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What questions should I ask a prospective school?

post #1 of 6
Thread Starter 

I need some wisdom here.

 

While DD has not been formally labeled as gifted, I'm pretty confident that she's in the moderately to highly gifted range.  She'll be 5 this summer, which makes her eligible for kindergarten this coming fall.  I haven't done a ton of research until recently since I've always planned on homeschooling her, but I can't get DH on board and I don't think it's something I can embark on without his support.  We're visiting the neighborhood public school this week, and I wanted to know if anyone has any advice about questions to ask to help us see if we can make this school work for DD.  As background, DD is extroverted but very anxious, and is pretty much a textbook "highly sensitive" kid.  She's extremely sensitive to anything she perceives as criticism and still pretty frequently has totally extreme meltdowns.  She gets completely overwhelmed by large groups of people she doesn't know.  She's never been to any sort of preschool or other class without me there because even talking about it has always made her anxious, and she currently insists that she's not going to kindergarten because she would miss me and her baby brother too much.  The district puts a lot of curriculum information online, and it will really all be review except the handwriting, which she hates.  So, basically, I want to know how to find out if the school can be an okay fit for my special snowflake without being all "DD is a special snowflake."  eyesroll.gif

post #2 of 6

Don't put too much stock in the academic information they put online. Those tend to be the bare minimum requirements of what's expected. Consider that in totally normal classes, there are naturally non-gifted kids within a year advanced and a year behind. This means in kindergarten there could be kids learning their letters along with kids who are emergent readers. Your DD may still be more advanced but the class level won't necessarily be as low as you'd imagine.  When you ask about academics, ask about flexibility and differentiation.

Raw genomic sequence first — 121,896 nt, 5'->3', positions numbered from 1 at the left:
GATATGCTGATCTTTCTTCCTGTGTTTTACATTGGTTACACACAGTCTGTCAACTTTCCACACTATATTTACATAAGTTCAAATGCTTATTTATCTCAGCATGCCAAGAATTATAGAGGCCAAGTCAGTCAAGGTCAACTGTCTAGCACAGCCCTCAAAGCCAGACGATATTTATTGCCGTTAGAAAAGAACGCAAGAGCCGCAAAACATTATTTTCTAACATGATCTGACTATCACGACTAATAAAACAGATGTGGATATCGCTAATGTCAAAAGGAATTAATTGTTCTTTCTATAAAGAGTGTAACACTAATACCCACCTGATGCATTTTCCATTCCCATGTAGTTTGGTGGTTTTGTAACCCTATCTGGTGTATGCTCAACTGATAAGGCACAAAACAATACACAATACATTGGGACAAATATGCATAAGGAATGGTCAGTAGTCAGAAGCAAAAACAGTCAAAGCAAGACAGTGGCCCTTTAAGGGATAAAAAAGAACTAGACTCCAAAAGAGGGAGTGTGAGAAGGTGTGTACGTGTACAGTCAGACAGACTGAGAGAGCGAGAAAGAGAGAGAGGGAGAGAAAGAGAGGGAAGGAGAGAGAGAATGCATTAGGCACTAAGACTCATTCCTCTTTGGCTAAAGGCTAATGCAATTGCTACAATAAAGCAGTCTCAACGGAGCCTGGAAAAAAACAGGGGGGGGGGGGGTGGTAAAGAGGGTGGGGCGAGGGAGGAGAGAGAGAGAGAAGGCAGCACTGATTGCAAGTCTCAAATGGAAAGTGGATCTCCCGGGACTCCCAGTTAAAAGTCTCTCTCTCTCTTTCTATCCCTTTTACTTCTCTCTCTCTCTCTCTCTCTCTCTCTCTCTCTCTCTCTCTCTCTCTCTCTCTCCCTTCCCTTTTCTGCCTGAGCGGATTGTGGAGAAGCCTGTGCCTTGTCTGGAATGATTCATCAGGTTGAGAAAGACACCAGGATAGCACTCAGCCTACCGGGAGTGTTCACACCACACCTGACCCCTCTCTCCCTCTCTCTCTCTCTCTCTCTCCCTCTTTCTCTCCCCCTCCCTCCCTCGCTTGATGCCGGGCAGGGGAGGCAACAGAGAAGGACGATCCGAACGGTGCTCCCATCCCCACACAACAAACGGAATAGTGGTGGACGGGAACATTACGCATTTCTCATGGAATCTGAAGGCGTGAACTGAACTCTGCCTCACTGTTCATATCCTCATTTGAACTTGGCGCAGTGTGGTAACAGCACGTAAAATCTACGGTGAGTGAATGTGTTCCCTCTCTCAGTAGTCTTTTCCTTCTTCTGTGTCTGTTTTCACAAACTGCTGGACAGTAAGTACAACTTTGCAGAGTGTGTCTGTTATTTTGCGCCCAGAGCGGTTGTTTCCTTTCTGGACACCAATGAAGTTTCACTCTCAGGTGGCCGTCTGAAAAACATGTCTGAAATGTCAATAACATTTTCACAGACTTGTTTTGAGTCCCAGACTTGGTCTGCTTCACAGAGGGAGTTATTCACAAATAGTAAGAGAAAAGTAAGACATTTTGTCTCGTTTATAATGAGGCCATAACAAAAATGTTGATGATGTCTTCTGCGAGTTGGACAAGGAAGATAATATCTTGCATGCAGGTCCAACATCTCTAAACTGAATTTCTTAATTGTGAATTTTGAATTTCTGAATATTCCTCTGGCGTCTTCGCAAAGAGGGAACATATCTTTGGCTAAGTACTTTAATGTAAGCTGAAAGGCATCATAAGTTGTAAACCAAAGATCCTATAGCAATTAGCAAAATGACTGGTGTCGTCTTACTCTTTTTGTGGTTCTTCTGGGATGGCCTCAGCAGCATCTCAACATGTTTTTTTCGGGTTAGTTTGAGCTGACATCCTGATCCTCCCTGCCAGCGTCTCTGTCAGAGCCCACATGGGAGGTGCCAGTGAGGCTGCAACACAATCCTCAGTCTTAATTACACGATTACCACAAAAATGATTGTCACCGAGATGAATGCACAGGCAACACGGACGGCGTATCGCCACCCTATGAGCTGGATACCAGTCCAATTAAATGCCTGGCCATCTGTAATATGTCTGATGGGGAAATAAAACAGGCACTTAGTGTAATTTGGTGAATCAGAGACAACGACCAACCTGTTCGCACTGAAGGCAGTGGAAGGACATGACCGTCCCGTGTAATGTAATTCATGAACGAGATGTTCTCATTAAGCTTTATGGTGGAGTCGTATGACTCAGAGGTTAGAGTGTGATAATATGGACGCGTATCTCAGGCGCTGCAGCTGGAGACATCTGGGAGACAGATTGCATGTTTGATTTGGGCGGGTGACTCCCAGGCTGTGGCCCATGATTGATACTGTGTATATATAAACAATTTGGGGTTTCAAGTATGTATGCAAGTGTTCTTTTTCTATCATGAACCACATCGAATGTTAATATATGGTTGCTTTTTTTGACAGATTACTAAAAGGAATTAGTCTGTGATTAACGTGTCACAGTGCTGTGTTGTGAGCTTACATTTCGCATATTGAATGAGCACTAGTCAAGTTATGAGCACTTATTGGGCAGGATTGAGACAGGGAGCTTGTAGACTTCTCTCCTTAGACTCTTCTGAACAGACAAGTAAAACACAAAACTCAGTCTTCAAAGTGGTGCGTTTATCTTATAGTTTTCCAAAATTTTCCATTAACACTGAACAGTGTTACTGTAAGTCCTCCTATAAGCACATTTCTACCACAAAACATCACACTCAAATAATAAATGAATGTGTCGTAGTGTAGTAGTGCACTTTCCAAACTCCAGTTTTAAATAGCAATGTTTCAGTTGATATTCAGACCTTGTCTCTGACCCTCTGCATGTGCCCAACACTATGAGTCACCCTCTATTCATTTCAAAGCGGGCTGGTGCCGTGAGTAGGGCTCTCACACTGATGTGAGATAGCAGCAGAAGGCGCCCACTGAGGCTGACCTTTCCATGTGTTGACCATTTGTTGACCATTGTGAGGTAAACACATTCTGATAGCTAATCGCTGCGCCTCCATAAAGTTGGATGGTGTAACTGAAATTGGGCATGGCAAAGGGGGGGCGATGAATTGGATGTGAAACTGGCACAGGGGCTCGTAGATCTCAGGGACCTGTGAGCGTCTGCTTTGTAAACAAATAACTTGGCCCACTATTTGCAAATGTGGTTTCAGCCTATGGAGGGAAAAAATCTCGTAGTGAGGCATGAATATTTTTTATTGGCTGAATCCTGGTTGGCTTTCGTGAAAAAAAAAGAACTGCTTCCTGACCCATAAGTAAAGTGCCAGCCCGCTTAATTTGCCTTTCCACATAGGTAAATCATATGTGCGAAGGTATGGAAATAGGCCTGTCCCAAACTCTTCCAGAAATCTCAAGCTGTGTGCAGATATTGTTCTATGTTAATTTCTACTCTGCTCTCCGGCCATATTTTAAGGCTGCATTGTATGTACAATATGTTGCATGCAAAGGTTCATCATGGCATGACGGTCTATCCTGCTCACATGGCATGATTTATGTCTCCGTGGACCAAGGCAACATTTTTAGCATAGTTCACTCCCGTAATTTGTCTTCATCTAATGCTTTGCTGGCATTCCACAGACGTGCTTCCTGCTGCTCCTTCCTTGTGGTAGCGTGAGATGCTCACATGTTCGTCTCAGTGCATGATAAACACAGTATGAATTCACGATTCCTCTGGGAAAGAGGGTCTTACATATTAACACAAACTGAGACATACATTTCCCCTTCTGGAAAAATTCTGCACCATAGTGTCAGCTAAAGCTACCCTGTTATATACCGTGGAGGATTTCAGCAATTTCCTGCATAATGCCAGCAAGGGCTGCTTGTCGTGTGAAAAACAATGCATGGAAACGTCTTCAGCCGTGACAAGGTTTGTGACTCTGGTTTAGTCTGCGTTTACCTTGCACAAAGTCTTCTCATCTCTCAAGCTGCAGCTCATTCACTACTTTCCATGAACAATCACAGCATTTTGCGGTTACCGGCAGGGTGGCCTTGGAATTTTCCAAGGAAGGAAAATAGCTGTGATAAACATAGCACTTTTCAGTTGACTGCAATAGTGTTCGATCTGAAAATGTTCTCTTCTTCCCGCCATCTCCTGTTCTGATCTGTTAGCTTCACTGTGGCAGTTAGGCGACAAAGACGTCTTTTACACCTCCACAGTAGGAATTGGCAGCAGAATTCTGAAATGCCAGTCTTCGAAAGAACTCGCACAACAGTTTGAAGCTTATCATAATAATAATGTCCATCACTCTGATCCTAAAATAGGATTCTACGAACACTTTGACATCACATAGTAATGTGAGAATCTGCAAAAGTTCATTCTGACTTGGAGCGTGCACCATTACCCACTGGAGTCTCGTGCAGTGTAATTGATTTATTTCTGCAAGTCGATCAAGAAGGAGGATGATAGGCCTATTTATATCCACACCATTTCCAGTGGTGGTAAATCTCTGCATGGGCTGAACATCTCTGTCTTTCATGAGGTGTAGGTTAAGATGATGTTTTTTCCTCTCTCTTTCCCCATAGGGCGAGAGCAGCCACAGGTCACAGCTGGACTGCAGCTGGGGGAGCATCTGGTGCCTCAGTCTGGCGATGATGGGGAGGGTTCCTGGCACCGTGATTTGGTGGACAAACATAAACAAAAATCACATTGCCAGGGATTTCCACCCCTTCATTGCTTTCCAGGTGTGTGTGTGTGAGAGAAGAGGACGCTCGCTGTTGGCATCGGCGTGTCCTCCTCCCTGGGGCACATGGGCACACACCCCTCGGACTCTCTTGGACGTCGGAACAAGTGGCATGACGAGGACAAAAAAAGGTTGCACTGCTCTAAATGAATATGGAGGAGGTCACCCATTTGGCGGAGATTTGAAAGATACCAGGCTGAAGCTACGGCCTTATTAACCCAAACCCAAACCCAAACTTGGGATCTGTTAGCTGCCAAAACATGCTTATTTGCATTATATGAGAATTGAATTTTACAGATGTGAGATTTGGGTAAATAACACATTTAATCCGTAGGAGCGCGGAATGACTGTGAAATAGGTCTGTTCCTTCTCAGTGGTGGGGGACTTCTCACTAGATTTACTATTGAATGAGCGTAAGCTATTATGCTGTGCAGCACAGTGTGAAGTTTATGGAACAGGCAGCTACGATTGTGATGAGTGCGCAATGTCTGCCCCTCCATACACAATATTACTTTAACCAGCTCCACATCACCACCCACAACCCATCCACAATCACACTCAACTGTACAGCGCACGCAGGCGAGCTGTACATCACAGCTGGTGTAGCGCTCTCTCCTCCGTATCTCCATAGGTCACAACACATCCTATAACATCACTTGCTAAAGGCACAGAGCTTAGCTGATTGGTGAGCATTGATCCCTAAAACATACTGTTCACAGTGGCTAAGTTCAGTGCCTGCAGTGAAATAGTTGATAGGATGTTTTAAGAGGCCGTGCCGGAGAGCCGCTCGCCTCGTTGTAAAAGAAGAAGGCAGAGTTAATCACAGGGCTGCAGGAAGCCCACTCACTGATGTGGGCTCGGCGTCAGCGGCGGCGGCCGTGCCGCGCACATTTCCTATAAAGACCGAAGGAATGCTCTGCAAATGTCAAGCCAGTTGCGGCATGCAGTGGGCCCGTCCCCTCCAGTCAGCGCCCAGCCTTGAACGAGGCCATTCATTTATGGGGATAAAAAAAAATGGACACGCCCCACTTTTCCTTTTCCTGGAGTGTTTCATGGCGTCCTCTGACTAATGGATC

As for her anxiety and meltdowns, I'm not sure I have much to offer. I'd take a look at some smaller, private kindergartens to ease her in if she's really as overwhelmed as you described. It might help her to visit them herself and get a feel.

post #3 of 6

IME, kindergarten teachers are pretty used to anxious kids, and are often able to come up with a plan that will settle the kid in more quickly and smoothly than most moms imagine. I know several kids that were highly anxious about going and leaving mom, and quite a bit younger than your child is, that went from crying & clinging to happy as a lark within a week or so.  If you can get a chance to meet the teacher before school starts and show dd around, address any concerns she has, show her where her cubby would be and the bathroom, etc.  that would be a great start.  A lot of kindergarten is about learning the process of school, lining up, putting up your hand, sitting and listening, managing lunches and transitions and getting along with other kids in the classroom; the cirriculm is light both because not everyone is there yet and because there's a lot of other learning going on.  Asking if there is a quiet spot to go if dd gets overwhelmed would be a good accomodation if the teacher can manage it, but without formal identification you kind of have to rely on the willingness of the teacher to play along.